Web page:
Deputy Minister of Internal Affairs arrested on corruption charges

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April 22, 2016 17:49

The ongoing in 2011 law enforcement agencies reform significantly weakens the role of the Ministry of Interior vis-?-vis the Investigative Committee. The arrest of Mr. Poluden downgrades the status the Interior Ministry and puts the new staff of the Investigative Committee through loyalty to President Lukashenko tests.

On 12 December media reported about the arrest of Deputy Minister of Interior of Belarus Mr. Poluden. On 16 December he was charged with abuse of power and official authority under Part 3 of Article 424 of the Criminal Code, which carries a sentence up to 10 years of imprisonment with confiscation of property.

There are two main interpretations of the arrest of Mr. Poluden: 1) the eldest son of President Lukashenko Victor tries to subdue the Interior Ministry and 2) the arrest of the Deputy Interior Minister is a continuation of the departmental war between the KGB and the MIA. Both interpretations do not take into account a fundamentally new situation in the security agencies of Belarus as of 2012 and are short on supporting evidence (both interpretations were disseminated via website BelarusPartisan.org, which quoted anonymous sources in the law enforcement bodies).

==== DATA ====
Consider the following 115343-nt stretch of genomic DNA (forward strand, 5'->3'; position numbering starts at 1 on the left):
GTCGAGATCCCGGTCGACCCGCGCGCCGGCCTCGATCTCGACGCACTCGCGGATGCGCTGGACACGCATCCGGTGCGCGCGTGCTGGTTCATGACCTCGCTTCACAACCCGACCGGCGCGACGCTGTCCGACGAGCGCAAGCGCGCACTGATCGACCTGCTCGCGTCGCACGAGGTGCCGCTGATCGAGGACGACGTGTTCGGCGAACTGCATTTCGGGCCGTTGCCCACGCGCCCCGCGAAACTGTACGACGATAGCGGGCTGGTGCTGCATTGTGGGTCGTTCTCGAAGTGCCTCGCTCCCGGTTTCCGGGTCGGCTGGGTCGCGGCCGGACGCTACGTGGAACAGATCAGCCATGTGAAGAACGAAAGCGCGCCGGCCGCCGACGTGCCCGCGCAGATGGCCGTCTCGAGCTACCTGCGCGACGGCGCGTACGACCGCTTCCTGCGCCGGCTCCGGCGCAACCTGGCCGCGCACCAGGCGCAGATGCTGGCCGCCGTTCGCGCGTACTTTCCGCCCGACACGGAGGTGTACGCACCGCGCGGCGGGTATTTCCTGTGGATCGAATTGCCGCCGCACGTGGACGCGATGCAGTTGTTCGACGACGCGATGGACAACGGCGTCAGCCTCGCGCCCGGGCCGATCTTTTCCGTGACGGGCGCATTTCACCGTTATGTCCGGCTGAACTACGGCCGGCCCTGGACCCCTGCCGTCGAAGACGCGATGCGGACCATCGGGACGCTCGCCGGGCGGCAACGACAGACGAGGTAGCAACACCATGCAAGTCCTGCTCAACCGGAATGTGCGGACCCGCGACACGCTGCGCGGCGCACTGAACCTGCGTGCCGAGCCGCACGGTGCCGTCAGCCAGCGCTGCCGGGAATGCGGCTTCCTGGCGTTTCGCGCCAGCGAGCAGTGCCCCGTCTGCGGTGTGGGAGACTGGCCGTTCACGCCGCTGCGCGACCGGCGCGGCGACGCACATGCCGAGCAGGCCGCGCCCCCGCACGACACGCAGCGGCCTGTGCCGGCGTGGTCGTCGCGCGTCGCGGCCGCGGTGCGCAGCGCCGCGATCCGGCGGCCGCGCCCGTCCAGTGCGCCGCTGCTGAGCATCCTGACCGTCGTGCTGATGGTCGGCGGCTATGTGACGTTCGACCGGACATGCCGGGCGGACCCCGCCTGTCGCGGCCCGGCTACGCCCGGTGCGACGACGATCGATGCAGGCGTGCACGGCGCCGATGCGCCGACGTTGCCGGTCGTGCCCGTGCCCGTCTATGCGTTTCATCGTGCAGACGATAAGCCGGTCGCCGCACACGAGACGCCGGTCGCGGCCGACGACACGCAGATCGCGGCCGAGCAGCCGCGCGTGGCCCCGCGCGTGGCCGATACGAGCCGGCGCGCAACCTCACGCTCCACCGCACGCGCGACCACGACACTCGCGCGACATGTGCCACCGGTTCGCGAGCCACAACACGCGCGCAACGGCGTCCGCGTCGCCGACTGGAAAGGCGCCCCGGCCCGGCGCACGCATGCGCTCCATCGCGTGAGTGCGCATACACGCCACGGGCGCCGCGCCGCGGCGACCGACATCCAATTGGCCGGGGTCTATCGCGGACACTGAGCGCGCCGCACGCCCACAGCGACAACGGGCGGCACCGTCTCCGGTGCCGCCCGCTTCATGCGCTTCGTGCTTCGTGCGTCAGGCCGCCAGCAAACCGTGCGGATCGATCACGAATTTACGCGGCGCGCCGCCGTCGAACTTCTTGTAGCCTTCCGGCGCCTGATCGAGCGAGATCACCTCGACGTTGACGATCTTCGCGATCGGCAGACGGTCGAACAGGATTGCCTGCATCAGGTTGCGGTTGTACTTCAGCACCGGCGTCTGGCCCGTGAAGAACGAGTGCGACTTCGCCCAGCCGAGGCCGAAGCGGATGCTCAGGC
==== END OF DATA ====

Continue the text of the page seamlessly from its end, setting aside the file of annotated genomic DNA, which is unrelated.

It is very likely that conspiracy has nothing to do with it and there are purely political reasons behind it. The country’s leadership needs to redistribute powers among the law enforcement bodies in favour of the Investigative Committee. In 2012 this new body will take over the investigation, which will make the Interior Ministry significantly weaker (the KGB will still be in charge of investigation of causes related to national security).

The authorities decided to consolidate the new “degraded” status of the MIA by arresting a high-ranking corrupt official of the Ministry. The charges of abuse of power seem quite plausible. According to unofficial reports, Mr. Poluden has not passed a bribe test, organized for him.

The arrest of Mr. Poluden also meant to come out as a warning. All Interior Ministry employees, who may have complained about the weakening role of the authority of the Ministry, received an unambiguous message. The main recipient of the message was clearly a Minister of Interior Kuleshov, who was at the hospital during the arrest and refused to comment on the situation.

Apart from improving its positions among the law enforcement agencies, the investigation of corruption cases against top-ranking MIA officials will be a kind of initiation for the new staff of the Investigative Committee, which is based primarily on the personnel of the General Prosecutor’s Office and the Interior Ministry. Finally, it is likely that ex-colleagues of Mr. Poluden in the Ministry of Internal Affairs will be investigating his case, which is also meant to test their loyalty to the main supervisor of the Investigative Committee, President Lukashenko.